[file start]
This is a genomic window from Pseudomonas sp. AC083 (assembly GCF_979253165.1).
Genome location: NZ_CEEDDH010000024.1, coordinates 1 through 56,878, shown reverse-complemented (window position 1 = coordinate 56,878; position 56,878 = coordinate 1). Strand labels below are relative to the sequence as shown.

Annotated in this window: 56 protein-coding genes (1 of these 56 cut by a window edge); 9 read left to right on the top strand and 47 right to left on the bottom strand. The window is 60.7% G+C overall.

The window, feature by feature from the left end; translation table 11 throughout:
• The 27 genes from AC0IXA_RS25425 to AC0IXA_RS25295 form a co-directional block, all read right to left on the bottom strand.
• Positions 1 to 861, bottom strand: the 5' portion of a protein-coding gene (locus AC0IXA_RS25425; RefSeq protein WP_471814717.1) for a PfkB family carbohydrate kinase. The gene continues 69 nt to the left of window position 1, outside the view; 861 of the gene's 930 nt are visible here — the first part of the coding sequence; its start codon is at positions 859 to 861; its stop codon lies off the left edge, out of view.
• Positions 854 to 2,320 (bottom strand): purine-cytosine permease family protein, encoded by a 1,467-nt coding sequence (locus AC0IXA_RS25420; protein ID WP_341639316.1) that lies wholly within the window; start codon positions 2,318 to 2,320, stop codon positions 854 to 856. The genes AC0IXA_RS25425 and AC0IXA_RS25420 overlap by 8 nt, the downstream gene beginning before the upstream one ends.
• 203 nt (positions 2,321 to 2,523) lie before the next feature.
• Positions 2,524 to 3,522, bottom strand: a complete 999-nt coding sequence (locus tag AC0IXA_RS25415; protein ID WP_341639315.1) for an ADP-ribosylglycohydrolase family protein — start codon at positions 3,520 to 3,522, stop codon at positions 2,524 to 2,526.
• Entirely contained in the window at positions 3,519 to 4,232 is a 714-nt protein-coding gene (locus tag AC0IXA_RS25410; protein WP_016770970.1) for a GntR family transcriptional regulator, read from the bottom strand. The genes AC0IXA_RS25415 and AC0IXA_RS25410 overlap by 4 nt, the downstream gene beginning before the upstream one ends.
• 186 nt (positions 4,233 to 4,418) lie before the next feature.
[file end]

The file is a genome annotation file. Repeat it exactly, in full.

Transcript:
This is a genomic window from Pseudomonas sp. AC083 (assembly GCF_979253165.1).
Genome location: NZ_CEEDDH010000024.1, coordinates 1 through 56,878, shown reverse-complemented (window position 1 = coordinate 56,878; position 56,878 = coordinate 1). Strand labels below are relative to the sequence as shown.

Annotated in this window: 56 protein-coding genes (1 of these 56 cut by a window edge); 9 read left to right on the top strand and 47 right to left on the bottom strand. The window is 60.7% G+C overall.

The window, feature by feature from the left end; translation table 11 throughout:
• The 27 genes from AC0IXA_RS25425 to AC0IXA_RS25295 form a co-directional block, all read right to left on the bottom strand.
• Positions 1 to 861, bottom strand: the 5' portion of a protein-coding gene (locus AC0IXA_RS25425; RefSeq protein WP_471814717.1) for a PfkB family carbohydrate kinase. The gene continues 69 nt to the left of window position 1, outside the view; 861 of the gene's 930 nt are visible here — the first part of the coding sequence; its start codon is at positions 859 to 861; its stop codon lies off the left edge, out of view.
• Positions 854 to 2,320 (bottom strand): purine-cytosine permease family protein, encoded by a 1,467-nt coding sequence (locus AC0IXA_RS25420; protein ID WP_341639316.1) that lies wholly within the window; start codon positions 2,318 to 2,320, stop codon positions 854 to 856. The genes AC0IXA_RS25425 and AC0IXA_RS25420 overlap by 8 nt, the downstream gene beginning before the upstream one ends.
• 203 nt (positions 2,321 to 2,523) lie before the next feature.
• Positions 2,524 to 3,522, bottom strand: a complete 999-nt coding sequence (locus tag AC0IXA_RS25415; protein ID WP_341639315.1) for an ADP-ribosylglycohydrolase family protein — start codon at positions 3,520 to 3,522, stop codon at positions 2,524 to 2,526.
• Entirely contained in the window at positions 3,519 to 4,232 is a 714-nt protein-coding gene (locus tag AC0IXA_RS25410; protein WP_016770970.1) for a GntR family transcriptional regulator, read from the bottom strand. The genes AC0IXA_RS25415 and AC0IXA_RS25410 overlap by 4 nt, the downstream gene beginning before the upstream one ends.
• 186 nt (positions 4,233 to 4,418) lie before the next feature.